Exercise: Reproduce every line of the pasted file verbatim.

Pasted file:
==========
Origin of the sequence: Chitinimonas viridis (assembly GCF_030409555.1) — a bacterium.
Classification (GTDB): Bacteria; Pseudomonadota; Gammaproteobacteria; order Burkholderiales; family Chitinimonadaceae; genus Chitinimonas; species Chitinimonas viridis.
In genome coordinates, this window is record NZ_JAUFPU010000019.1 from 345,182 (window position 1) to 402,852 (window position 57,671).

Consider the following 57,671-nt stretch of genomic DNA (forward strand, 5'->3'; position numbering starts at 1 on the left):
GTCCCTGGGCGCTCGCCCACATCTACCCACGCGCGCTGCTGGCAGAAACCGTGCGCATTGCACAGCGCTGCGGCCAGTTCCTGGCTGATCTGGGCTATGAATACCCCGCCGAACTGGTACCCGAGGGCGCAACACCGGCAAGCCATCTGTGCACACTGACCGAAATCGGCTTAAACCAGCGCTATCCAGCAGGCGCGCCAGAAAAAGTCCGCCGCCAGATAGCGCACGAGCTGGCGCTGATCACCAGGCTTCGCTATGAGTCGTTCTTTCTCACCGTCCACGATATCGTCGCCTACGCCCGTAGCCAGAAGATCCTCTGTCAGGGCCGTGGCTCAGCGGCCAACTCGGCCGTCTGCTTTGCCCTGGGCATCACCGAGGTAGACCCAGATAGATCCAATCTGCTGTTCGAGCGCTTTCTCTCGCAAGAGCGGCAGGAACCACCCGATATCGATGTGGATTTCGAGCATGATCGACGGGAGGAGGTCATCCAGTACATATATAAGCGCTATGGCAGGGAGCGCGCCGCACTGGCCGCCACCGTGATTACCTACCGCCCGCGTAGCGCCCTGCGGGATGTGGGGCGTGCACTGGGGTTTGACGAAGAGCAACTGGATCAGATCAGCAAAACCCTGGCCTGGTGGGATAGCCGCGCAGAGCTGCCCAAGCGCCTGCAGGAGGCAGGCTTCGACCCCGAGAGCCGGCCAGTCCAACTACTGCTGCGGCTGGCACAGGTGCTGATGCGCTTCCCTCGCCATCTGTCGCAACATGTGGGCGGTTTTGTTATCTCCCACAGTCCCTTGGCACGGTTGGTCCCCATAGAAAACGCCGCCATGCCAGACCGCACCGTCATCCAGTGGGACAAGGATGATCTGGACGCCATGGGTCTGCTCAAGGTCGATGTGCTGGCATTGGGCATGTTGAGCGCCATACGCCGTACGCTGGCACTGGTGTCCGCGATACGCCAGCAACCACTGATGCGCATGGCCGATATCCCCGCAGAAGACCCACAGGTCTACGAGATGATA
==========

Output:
Origin of the sequence: Chitinimonas viridis (assembly GCF_030409555.1) — a bacterium.
Classification (GTDB): Bacteria; Pseudomonadota; Gammaproteobacteria; order Burkholderiales; family Chitinimonadaceae; genus Chitinimonas; species Chitinimonas viridis.
In genome coordinates, this window is record NZ_JAUFPU010000019.1 from 345,182 (window position 1) to 402,852 (window position 57,671).

Consider the following 57,671-nt stretch of genomic DNA (forward strand, 5'->3'; position numbering starts at 1 on the left):
GTCCCTGGGCGCTCGCCCACATCTACCCACGCGCGCTGCTGGCAGAAACCGTGCGCATTGCACAGCGCTGCGGCCAGTTCCTGGCTGATCTGGGCTATGAATACCCCGCCGAACTGGTACCCGAGGGCGCAACACCGGCAAGCCATCTGTGCACACTGACCGAAATCGGCTTAAACCAGCGCTATCCAGCAGGCGCGCCAGAAAAAGTCCGCCGCCAGATAGCGCACGAGCTGGCGCTGATCACCAGGCTTCGCTATGAGTCGTTCTTTCTCACCGTCCACGATATCGTCGCCTACGCCCGTAGCCAGAAGATCCTCTGTCAGGGCCGTGGCTCAGCGGCCAACTCGGCCGTCTGCTTTGCCCTGGGCATCACCGAGGTAGACCCAGATAGATCCAATCTGCTGTTCGAGCGCTTTCTCTCGCAAGAGCGGCAGGAACCACCCGATATCGATGTGGATTTCGAGCATGATCGACGGGAGGAGGTCATCCAGTACATATATAAGCGCTATGGCAGGGAGCGCGCCGCACTGGCCGCCACCGTGATTACCTACCGCCCGCGTAGCGCCCTGCGGGATGTGGGGCGTGCACTGGGGTTTGACGAAGAGCAACTGGATCAGATCAGCAAAACCCTGGCCTGGTGGGATAGCCGCGCAGAGCTGCCCAAGCGCCTGCAGGAGGCAGGCTTCGACCCCGAGAGCCGGCCAGTCCAACTACTGCTGCGGCTGGCACAGGTGCTGATGCGCTTCCCTCGCCATCTGTCGCAACATGTGGGCGGTTTTGTTATCTCCCACAGTCCCTTGGCACGGTTGGTCCCCATAGAAAACGCCGCCATGCCAGACCGCACCGTCATCCAGTGGGACAAGGATGATCTGGACGCCATGGGTCTGCTCAAGGTCGATGTGCTGGCATTGGGCATGTTGAGCGCCATACGCCGTACGCTGGCACTGGTGTCCGCGATACGCCAGCAACCACTGATGCGCATGGCCGATATCCCCGCAGAAGACCCACAGGTCTACGAGATGATA